Chris Lytle's submission victory last night at UFC on Versus 5 over Dan Hardy is strong evidence that Georges St. Pierre's performance against Hardy at UFC 111 was not only lamentable, but risk averse. GSP's performance was sufficient to earn a win, but it made Hardy look more formidable than he actually is.
Let me be clear about a few arguments I am not making:
- Chris Lytle is a better fighter than Georges St. Pierre.
- Georges St. Pierre should fight like Chris Lytle.
- Dan Hardy is an easy opponent to beat.
- Georges St. Pierre needs to be reckless to finish opposition.
Here's what I am saying: given St. Pierre's tremendous ability and the relative risk of moving beyond the safe confines of almost pure positional control on top of Hardy, GSP's refusal to engage in substantive ground and pound to facilitate submission attempts unnecessarily avoided risk. In fact, it may have even elevated it. Ruthlessness and efficiency in MMA are rewarded with closure. In a sport with so many variables that introduce chaotic possibility (and in St. Pierre's own career as well; Matt Serra, anyone?), getting the finish precludes a lot of bad outcomes. That is to say, if you choke Dan Hardy out in one of the first three rounds, you don't have to worry about him knocking you out in rounds four and five.
It's impossible to deny there is a strain of conservatism to St. Pierre's attack in his recent fights. I don't mean risk management, although there's that, too. I mean risk aversion: avoidance of risk past the point where the calculation of cost vs. benefit determines offense is still acceptable. I'll give an example.
Against Dan Hardy at UFC 111, St. Pierre was able to take down and essentially hold down Hardy at will (at least from within Hardy's guard, not necessarily off the back). Many St. Pierre supporters rightly noted GSP had no obligation to stand with Hardy in kickboxing range, which would be an unnecessary acceptance of risk given other alternatives. What they don't note, however, is that St. Pierre failed to execute much ground and pound on a man who was thoroughly controlled underneath. St. Pierre did attempt two near finishes with submissions and deserves credit for such. However, failing to posture and soften Hardy in top position during a 25-minute fight given a) his near complete control of Hardy on the ground and ability to get him to the ground, b) St. Pierre's underrated, thrashing ground-and-pound skills and c) the remote possibility St. Pierre would be physically damaged or submitted in any way on top either in half or full guard indicates clear risk aversion. There's risk in standing toe-to-toe with Hardy, but very little in working on top where Hardy's guard is very little threat, his ability to get up is near nonexistent and the Brit's ability to throw punches from a grounded position nearly eliminate potential for damage.
Why does it matter if a fighter is risk averse? Absent any larger context it doesn't, particularly if that fighter is winning. When evaluating performance, winning sits above all other variables. However, it is when we try to suggest winning alone is both the necessary and sufficient condition for measurement of greatness we run into problems. That's particularly true when placing elite fighters' records next to one another. When the value of winning in the records is arguably equivalent, we look to what else constitutes achievement.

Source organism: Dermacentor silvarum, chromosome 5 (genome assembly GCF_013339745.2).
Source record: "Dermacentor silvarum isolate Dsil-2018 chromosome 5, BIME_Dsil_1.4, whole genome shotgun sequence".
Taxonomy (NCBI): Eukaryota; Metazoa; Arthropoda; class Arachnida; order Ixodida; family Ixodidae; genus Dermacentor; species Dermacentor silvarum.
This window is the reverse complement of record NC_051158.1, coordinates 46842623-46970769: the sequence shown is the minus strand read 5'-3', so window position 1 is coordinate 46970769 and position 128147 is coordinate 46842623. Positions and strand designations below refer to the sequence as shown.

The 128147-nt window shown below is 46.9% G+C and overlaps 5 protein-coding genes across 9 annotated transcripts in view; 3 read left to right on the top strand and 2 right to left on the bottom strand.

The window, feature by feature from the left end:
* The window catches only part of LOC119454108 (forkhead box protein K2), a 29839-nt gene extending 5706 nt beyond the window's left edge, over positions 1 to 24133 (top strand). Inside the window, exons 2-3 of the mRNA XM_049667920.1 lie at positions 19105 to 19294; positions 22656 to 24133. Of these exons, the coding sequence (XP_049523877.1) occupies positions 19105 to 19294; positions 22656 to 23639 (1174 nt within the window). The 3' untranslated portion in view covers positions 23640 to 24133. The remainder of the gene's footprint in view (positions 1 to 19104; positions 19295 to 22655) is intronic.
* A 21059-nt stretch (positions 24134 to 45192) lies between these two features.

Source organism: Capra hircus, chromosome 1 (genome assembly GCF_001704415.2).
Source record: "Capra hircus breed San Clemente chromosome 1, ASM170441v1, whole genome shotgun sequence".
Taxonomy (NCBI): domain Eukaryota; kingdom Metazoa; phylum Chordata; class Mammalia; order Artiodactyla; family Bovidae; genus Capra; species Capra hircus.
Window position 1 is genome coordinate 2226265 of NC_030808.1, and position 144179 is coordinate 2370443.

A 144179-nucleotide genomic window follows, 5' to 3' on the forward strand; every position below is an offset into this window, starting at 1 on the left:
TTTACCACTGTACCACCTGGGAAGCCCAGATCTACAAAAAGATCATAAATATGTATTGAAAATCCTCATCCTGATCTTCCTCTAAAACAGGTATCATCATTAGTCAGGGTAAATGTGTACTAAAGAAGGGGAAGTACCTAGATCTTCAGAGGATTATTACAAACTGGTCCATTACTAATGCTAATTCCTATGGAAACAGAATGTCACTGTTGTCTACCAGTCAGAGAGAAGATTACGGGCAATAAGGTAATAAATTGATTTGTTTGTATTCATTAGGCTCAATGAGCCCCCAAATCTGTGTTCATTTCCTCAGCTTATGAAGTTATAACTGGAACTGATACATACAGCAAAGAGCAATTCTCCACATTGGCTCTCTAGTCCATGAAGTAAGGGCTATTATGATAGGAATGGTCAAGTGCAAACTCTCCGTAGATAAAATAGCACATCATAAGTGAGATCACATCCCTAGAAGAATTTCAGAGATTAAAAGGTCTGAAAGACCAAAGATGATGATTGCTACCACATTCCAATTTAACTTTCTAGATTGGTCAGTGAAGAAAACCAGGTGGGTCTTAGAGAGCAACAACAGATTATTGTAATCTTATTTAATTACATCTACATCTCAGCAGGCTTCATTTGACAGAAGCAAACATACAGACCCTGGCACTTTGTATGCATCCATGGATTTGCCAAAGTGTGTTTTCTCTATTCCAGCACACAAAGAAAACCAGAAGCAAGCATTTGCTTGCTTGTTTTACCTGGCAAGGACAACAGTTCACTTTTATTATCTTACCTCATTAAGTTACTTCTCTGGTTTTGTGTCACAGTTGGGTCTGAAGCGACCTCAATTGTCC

What is it that we praise about elite fighters or legendary careers and performances? We applaud skill, the level of accomplishment, athletic bravery, domination of opposition and perhaps a few other values. Comprehensive analysis of achievement in fight sport, then, isn't arithmetic of win/lose columns. We are not permitted to sign hosannas in the highest to Antonio Rodrigo Nogueira for his sacrifice on the alter of athletic glory and yet remain mum in the face of purposeful offensive impotence. That's particularly true when the risk (which is defined both by GSP's and Hardy's abilities in a given context) did not outweigh additional effort.
This isn't about assuaging casual fan boredom; it's about acknowledging the myriad factors that constitute prize fighting achievement. It's also an acknowledgement that what separate the truly elite are minor gradients.
No one is questioning St. Pierre's position in the top three or even two of the pound-for-pound list. His placement in the history of achievement in MMA is not under review. What I am suggesting, however, is that St. Pierre's clearly inferior peers' stunning record of accomplishment over a shared opponent undermines the notion that all winning performances mean the same thing or can be evaluated the same way.
Georges St. Pierre was right after UFC 111. He told us what people didn't understand about his inability to do more to hurt or stop Dan Hardy was that we didn't know how good Dan Hardy actually was. Three fights later against three opponents who do not posses nearly the skills of GSP, we most certainly do. We also know when we pretend there isn't anything problematic about an improper evaluation of risk, we devalue how achievement is measured. It's also how we end up creating a bubble around a fighter's career.